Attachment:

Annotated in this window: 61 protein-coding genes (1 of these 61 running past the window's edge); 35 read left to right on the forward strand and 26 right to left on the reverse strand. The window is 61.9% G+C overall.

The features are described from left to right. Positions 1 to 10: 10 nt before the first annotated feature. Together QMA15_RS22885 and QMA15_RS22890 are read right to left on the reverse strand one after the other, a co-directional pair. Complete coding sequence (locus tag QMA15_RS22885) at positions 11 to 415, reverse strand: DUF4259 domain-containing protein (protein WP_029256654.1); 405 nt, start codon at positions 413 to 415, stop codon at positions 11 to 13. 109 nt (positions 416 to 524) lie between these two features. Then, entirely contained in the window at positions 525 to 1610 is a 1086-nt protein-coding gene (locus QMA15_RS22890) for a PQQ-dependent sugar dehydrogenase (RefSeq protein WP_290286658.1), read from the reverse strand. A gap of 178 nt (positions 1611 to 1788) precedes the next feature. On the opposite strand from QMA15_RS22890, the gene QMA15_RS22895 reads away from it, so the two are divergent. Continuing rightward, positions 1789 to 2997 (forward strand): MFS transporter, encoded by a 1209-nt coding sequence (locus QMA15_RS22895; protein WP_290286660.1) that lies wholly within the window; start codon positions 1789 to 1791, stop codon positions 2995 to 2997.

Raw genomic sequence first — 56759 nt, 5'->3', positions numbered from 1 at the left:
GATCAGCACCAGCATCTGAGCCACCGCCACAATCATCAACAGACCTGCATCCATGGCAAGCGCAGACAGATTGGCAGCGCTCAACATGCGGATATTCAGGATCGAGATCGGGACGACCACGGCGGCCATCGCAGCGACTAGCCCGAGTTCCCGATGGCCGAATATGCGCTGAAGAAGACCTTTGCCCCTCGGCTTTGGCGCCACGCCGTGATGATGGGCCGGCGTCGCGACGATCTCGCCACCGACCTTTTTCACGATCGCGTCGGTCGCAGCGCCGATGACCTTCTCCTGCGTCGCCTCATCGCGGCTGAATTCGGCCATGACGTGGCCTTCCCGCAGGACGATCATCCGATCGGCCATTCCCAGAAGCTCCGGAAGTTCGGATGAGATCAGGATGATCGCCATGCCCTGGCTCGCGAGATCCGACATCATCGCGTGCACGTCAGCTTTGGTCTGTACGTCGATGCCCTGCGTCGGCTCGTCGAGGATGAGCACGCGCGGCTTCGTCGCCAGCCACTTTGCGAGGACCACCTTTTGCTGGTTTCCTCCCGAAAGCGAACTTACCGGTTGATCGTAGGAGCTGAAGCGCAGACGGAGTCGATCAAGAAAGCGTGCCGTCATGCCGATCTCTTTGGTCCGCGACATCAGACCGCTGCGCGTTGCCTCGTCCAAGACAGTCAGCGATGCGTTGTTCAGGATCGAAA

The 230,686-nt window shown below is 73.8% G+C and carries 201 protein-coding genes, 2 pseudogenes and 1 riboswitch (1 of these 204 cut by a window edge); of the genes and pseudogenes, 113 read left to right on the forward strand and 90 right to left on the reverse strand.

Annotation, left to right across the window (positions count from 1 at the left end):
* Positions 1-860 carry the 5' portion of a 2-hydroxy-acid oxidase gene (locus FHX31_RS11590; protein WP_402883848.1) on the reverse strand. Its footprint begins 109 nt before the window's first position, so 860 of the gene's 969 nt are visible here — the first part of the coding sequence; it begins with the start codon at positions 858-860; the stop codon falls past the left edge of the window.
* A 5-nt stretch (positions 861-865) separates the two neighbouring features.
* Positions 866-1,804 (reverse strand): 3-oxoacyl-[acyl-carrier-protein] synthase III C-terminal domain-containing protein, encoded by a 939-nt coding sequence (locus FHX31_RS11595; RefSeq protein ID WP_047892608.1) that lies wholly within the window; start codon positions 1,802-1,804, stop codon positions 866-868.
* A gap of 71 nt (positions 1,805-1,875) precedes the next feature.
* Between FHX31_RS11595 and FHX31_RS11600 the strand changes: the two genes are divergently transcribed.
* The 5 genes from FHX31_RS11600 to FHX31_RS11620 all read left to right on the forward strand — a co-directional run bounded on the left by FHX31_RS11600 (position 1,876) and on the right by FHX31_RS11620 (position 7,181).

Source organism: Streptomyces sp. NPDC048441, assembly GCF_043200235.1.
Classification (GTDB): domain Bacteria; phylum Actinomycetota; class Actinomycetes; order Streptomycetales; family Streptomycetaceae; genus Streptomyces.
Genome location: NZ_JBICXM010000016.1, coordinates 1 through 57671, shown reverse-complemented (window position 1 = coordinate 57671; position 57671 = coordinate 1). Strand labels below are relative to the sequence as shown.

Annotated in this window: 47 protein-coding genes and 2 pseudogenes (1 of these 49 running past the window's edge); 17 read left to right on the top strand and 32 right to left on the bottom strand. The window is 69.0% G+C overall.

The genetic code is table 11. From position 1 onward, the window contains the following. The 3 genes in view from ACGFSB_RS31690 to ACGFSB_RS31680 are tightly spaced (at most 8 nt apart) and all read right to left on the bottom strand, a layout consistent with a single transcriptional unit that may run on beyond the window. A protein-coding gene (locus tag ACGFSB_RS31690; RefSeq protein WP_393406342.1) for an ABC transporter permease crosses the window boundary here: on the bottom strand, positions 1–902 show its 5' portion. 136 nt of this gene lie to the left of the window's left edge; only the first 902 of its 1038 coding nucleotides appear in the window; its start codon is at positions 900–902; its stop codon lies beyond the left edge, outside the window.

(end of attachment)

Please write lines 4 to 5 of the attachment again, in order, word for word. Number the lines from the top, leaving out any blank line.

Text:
GATCAGCACCAGCATCTGAGCCACCGCCACAATCATCAACAGACCTGCATCCATGGCAAGCGCAGACAGATTGGCAGCGCTCAACATGCGGATATTCAGGATCGAGATCGGGACGACCACGGCGGCCATCGCAGCGACTAGCCCGAGTTCCCGATGGCCGAATATGCGCTGAAGAAGACCTTTGCCCCTCGGCTTTGGCGCCACGCCGTGATGATGGGCCGGCGTCGCGACGATCTCGCCACCGACCTTTTTCACGATCGCGTCGGTCGCAGCGCCGATGACCTTCTCCTGCGTCGCCTCATCGCGGCTGAATTCGGCCATGACGTGGCCTTCCCGCAGGACGATCATCCGATCGGCCATTCCCAGAAGCTCCGGAAGTTCGGATGAGATCAGGATGATCGCCATGCCCTGGCTCGCGAGATCCGACATCATCGCGTGCACGTCAGCTTTGGTCTGTACGTCGATGCCCTGCGTCGGCTCGTCGAGGATGAGCACGCGCGGCTTCGTCGCCAGCCACTTTGCGAGGACCACCTTTTGCTGGTTTCCTCCCGAAAGCGAACTTACCGGTTGATCGTAGGAGCTGAAGCGCAGACGGAGTCGATCAAGAAAGCGTGCCGTCATGCCGATCTCTTTGGTCCGCGACATCAGACCGCTGCGCGTTGCCTCGTCCAAGACAGTCAGCGATGCGTTGTTCAGGATCGAAA

The 230,686-nt window shown below is 73.8% G+C and carries 201 protein-coding genes, 2 pseudogenes and 1 riboswitch (1 of these 204 cut by a window edge); of the genes and pseudogenes, 113 read left to right on the forward strand and 90 right to left on the reverse strand.